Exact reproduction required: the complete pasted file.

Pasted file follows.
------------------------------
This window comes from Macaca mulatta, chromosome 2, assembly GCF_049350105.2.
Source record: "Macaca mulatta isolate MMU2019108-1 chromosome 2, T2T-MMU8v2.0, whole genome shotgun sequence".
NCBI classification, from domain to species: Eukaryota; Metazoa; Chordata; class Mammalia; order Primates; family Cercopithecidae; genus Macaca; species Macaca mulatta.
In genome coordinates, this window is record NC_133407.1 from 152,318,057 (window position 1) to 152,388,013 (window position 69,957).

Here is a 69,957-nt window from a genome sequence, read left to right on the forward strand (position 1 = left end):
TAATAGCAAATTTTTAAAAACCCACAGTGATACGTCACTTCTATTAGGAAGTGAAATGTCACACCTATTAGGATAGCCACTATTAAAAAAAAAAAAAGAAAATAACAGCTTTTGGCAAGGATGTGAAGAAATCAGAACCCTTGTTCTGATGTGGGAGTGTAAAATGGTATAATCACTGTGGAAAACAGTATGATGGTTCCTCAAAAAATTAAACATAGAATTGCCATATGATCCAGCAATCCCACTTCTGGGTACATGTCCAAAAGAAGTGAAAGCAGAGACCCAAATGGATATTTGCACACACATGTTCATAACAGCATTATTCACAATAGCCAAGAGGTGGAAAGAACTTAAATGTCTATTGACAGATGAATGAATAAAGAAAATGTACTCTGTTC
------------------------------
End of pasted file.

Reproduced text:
This window comes from Macaca mulatta, chromosome 2, assembly GCF_049350105.2.
Source record: "Macaca mulatta isolate MMU2019108-1 chromosome 2, T2T-MMU8v2.0, whole genome shotgun sequence".
NCBI classification, from domain to species: Eukaryota; Metazoa; Chordata; class Mammalia; order Primates; family Cercopithecidae; genus Macaca; species Macaca mulatta.
In genome coordinates, this window is record NC_133407.1 from 152,318,057 (window position 1) to 152,388,013 (window position 69,957).

Here is a 69,957-nt window from a genome sequence, read left to right on the forward strand (position 1 = left end):
TAATAGCAAATTTTTAAAAACCCACAGTGATACGTCACTTCTATTAGGAAGTGAAATGTCACACCTATTAGGATAGCCACTATTAAAAAAAAAAAAAGAAAATAACAGCTTTTGGCAAGGATGTGAAGAAATCAGAACCCTTGTTCTGATGTGGGAGTGTAAAATGGTATAATCACTGTGGAAAACAGTATGATGGTTCCTCAAAAAATTAAACATAGAATTGCCATATGATCCAGCAATCCCACTTCTGGGTACATGTCCAAAAGAAGTGAAAGCAGAGACCCAAATGGATATTTGCACACACATGTTCATAACAGCATTATTCACAATAGCCAAGAGGTGGAAAGAACTTAAATGTCTATTGACAGATGAATGAATAAAGAAAATGTACTCTGTTC